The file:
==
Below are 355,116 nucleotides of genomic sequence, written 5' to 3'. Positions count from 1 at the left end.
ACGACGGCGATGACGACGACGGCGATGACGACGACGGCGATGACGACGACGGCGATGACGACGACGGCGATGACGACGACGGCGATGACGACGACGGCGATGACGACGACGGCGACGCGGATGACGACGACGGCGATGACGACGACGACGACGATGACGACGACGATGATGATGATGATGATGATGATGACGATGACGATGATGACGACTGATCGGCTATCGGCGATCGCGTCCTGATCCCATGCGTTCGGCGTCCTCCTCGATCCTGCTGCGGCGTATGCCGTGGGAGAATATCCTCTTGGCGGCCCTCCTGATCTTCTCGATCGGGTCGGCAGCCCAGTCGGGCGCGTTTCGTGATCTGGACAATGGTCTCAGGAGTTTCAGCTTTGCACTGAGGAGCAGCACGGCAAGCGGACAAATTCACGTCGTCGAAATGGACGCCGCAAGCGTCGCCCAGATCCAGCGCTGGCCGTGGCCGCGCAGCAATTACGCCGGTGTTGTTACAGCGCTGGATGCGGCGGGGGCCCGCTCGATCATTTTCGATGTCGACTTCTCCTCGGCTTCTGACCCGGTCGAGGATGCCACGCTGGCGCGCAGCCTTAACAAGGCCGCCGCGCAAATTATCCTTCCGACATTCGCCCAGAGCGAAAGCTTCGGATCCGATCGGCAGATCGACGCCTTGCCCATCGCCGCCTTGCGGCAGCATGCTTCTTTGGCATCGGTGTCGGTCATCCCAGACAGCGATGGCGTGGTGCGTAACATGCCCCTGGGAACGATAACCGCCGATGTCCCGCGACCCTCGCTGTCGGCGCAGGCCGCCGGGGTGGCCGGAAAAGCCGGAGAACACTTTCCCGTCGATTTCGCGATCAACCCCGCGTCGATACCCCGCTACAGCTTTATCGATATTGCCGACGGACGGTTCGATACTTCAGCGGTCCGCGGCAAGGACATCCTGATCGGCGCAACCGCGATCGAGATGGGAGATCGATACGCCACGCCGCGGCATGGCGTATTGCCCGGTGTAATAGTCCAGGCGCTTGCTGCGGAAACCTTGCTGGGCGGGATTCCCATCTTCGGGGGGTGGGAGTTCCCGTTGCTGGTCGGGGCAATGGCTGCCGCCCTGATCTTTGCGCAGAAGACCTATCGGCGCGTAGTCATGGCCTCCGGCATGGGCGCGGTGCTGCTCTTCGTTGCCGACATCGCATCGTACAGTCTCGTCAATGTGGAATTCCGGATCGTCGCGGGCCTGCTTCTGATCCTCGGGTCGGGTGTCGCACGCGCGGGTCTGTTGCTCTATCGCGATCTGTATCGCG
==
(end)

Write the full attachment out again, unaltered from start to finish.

Below are 355,116 nucleotides of genomic sequence, written 5' to 3'. Positions count from 1 at the left end.
ACGACGGCGATGACGACGACGGCGATGACGACGACGGCGATGACGACGACGGCGATGACGACGACGGCGATGACGACGACGGCGATGACGACGACGGCGATGACGACGACGGCGACGCGGATGACGACGACGGCGATGACGACGACGACGACGATGACGACGACGATGATGATGATGATGATGATGATGACGATGACGATGATGACGACTGATCGGCTATCGGCGATCGCGTCCTGATCCCATGCGTTCGGCGTCCTCCTCGATCCTGCTGCGGCGTATGCCGTGGGAGAATATCCTCTTGGCGGCCCTCCTGATCTTCTCGATCGGGTCGGCAGCCCAGTCGGGCGCGTTTCGTGATCTGGACAATGGTCTCAGGAGTTTCAGCTTTGCACTGAGGAGCAGCACGGCAAGCGGACAAATTCACGTCGTCGAAATGGACGCCGCAAGCGTCGCCCAGATCCAGCGCTGGCCGTGGCCGCGCAGCAATTACGCCGGTGTTGTTACAGCGCTGGATGCGGCGGGGGCCCGCTCGATCATTTTCGATGTCGACTTCTCCTCGGCTTCTGACCCGGTCGAGGATGCCACGCTGGCGCGCAGCCTTAACAAGGCCGCCGCGCAAATTATCCTTCCGACATTCGCCCAGAGCGAAAGCTTCGGATCCGATCGGCAGATCGACGCCTTGCCCATCGCCGCCTTGCGGCAGCATGCTTCTTTGGCATCGGTGTCGGTCATCCCAGACAGCGATGGCGTGGTGCGTAACATGCCCCTGGGAACGATAACCGCCGATGTCCCGCGACCCTCGCTGTCGGCGCAGGCCGCCGGGGTGGCCGGAAAAGCCGGAGAACACTTTCCCGTCGATTTCGCGATCAACCCCGCGTCGATACCCCGCTACAGCTTTATCGATATTGCCGACGGACGGTTCGATACTTCAGCGGTCCGCGGCAAGGACATCCTGATCGGCGCAACCGCGATCGAGATGGGAGATCGATACGCCACGCCGCGGCATGGCGTATTGCCCGGTGTAATAGTCCAGGCGCTTGCTGCGGAAACCTTGCTGGGCGGGATTCCCATCTTCGGGGGGTGGGAGTTCCCGTTGCTGGTCGGGGCAATGGCTGCCGCCCTGATCTTTGCGCAGAAGACCTATCGGCGCGTAGTCATGGCCTCCGGCATGGGCGCGGTGCTGCTCTTCGTTGCCGACATCGCATCGTACAGTCTCGTCAATGTGGAATTCCGGATCGTCGCGGGCCTGCTTCTGATCCTCGGGTCGGGTGTCGCACGCGCGGGTCTGTTGCTCTATCGCGATCTGTATCGCG